Peace Tree Farm in Kintnersville, Penn., is an organic growing operation, and as such, it is completely focused on using biocontrols rather than chemicals in its greenhouses. This means a strong reliance on beneficial insects, as well as banker plant systems that will give them a home.
One of the beneficials the company uses the most is the insidious flower bug (Orius insidiosus), a species of minute pirate bug.
“It’s like the diesel engine of thrips control for us, and we are dedicated to using it in our greenhouses,” says Lloyd Traven, owner of Peace Tree Farm.
However, one of the main problems with Orius is that it goes through a significant period of diapause during the winter and, in natural conditions, will shut down for long periods of time. As a result, Peace Tree has had to rely on very early development of banker plant systems. These plants, such as purple flash pepper, must have enough time to grow to a significant size and provide an attractive home for the Orius.
“It takes 26 weeks from sow to an active banker plant, and they have to be big enough and blooming to support a beneficial operation,” Traven says.
The time involved in this approach means the Orius may emerge too late for effective thrips control.
“So we asked ourselves, is there a way we can keep Orius alive throughout the winter?” Traven says.
The first answer was to simulate longer days with the use of HID lighting. The problem, however, was that Orius was attracted to the light, to the point that it would fly up and literally get cooked.
“A week after you turn on your lights, all the Orius were dead,” Traven says.
Give Orius Enough Light, But Not Too Much
Fortunately, the next option Peace Tree Farm chose has been more successful.
“We bought an HID lighting system with a rotating reflector in it,” Traven says. “It produces beams of light and a motor rotates the reflector around the bulb, forcing the beam laterally and changing the intensity over the plant constantly.”
As it rotates, it sweeps across the benches until it’s pointing 180 degrees laterally in the other direction.
“We can put one light in a 42-foot-wide greenhouse and light two benches on either side of an aisle,” Traven says.
The fact that it rotates means there are periods of darkness, then increasing light.
“What we found is that the Orius got just enough light that it didn’t feel like it was winter, and not too much light that it would be instantly attracted,” Traven says. “So it kept on breeding.”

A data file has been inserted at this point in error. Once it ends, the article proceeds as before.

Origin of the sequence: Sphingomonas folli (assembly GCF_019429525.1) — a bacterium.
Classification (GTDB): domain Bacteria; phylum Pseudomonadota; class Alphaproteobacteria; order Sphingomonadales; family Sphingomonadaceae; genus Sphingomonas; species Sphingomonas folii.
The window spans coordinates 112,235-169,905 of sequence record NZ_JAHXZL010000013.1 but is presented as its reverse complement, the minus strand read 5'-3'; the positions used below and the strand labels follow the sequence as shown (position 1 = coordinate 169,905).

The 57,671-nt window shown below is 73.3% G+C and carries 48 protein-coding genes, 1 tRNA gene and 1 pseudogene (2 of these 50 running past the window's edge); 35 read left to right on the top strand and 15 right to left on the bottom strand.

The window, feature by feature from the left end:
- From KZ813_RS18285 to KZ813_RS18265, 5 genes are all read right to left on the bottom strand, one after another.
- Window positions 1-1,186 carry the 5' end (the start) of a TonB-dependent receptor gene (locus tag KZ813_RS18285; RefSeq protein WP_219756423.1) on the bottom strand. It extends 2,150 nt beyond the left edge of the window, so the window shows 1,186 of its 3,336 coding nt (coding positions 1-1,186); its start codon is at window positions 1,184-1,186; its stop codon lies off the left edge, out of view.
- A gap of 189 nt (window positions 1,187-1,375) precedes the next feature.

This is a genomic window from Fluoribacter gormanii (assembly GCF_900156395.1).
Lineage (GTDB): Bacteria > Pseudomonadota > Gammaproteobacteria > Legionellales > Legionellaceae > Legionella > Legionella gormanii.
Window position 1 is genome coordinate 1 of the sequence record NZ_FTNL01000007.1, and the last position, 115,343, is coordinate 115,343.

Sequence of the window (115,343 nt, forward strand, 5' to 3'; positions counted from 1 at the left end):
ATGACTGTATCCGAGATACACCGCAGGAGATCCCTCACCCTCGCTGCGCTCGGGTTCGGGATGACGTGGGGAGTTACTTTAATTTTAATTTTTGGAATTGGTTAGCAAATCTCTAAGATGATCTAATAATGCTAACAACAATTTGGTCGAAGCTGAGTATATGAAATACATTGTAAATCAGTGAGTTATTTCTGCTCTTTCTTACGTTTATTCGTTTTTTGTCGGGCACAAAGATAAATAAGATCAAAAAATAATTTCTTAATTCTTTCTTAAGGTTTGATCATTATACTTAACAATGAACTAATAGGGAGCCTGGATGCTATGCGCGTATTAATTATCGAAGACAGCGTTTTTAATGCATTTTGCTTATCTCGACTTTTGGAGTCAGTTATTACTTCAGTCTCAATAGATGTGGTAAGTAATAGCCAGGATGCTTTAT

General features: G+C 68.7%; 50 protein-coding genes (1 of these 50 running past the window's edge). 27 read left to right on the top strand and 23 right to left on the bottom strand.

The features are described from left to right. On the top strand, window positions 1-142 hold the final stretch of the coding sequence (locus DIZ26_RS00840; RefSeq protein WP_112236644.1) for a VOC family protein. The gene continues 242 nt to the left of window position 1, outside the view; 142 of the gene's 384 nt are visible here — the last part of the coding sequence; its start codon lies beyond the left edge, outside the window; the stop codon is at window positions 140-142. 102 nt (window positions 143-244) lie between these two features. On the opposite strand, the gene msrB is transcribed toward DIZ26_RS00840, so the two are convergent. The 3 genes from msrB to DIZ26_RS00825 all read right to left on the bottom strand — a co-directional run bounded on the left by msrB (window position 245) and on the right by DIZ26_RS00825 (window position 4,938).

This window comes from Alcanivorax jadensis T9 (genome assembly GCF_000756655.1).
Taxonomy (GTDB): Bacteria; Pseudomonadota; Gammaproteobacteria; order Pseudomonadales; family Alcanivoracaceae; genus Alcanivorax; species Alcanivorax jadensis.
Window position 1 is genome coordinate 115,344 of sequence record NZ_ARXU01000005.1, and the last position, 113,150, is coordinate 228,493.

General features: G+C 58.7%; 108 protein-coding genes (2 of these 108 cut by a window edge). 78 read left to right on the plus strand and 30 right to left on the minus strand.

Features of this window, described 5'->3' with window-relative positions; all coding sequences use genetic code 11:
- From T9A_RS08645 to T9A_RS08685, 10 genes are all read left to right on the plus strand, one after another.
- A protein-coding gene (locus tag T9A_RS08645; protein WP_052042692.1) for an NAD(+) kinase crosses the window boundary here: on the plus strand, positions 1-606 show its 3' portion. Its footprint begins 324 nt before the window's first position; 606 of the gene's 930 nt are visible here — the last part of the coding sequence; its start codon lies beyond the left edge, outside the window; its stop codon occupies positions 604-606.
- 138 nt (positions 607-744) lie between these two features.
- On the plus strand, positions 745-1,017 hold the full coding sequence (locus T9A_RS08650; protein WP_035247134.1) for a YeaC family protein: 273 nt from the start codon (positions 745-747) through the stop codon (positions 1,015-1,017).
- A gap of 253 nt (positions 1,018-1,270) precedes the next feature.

The big buildup of Orius is in January and February, and they are distributed in mid-March. The key is that there is a thriving population before the big spring warmup and thrips explosion.
Since then, Traven says the thrips only turn up where you expect to find them, and in a manageable number.
Traven says Peace Tree will continue to release Orius directly on “hot spots” — thyme and rosemary are always a place where they will congregate, as well as sages — because those plants are difficult for other predators to populate.
“All the volatiles, the pubescence and the oils, serve to confuse or repel or deter the other beneficials, predatory mites, in particular,” Traven says
“This was an application of lighting technology that, in a precise, innovative way, worked terrifically for us,” Traven says. We knew we needed to look at the technology in a completely different way, and it worked out well.”
It’s also been a cost saver given the sometimes hefty price tag of using Orius.
“They are expensive to grow and maintain, so you really don’t want to release them only to have them die,” Traven says.
Color May Matter
Lloyd Traven of Peace Tree Farm has another theory when it comes to lighting, and it’s that color matters.
He already knows how plants react to red and blue lighting versus green, but what about insects?
“I think it’s time to experiment with green LED lighting to see if beneficial insects like Orius might detect it and feel like they are under long daylight conditions,” he says. “There’s no reason why it shouldn’t be able to sense the green light.”
Traven says he knows that researchers in Holland are looking into this concept already, and he’s hoping some scientists in the U.S. will follow suit. During the Biocontrols 2015 Conference & Tradeshow in California in early March, he discussed the topic with research peers, and ultimately hopes a plant physiologist will investigate it.
“It could be a life-altering option for those of us who use biocontrols,” Traven says. “If we can keep Orius popping through the winter, we can solve a lot of problems.”